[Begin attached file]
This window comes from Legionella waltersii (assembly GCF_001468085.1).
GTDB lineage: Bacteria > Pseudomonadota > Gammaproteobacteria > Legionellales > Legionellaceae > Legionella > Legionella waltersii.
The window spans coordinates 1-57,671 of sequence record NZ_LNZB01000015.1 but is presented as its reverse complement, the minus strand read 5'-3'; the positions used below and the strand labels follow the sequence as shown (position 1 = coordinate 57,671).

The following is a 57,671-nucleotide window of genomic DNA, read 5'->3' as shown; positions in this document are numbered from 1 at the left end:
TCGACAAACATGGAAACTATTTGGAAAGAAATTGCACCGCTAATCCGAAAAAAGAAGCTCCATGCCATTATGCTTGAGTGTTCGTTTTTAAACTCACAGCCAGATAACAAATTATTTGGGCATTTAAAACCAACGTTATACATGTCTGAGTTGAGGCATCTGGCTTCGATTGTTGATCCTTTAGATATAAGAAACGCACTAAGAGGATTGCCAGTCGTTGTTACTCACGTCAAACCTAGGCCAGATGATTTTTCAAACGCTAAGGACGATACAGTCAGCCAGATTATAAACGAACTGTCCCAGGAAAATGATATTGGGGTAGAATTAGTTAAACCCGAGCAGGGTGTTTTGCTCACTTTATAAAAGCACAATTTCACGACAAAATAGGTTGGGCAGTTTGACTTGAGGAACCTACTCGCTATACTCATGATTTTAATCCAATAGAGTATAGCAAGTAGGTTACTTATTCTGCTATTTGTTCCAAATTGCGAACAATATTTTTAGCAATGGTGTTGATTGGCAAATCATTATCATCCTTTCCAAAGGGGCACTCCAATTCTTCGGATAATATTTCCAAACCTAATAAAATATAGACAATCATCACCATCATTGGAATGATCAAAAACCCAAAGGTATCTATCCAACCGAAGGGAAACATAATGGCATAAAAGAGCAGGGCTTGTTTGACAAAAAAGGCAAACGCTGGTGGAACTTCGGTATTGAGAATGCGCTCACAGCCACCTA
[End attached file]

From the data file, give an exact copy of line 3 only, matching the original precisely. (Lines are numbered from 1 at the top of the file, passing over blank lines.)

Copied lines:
The window spans coordinates 1-57,671 of sequence record NZ_LNZB01000015.1 but is presented as its reverse complement, the minus strand read 5'-3'; the positions used below and the strand labels follow the sequence as shown (position 1 = coordinate 57,671).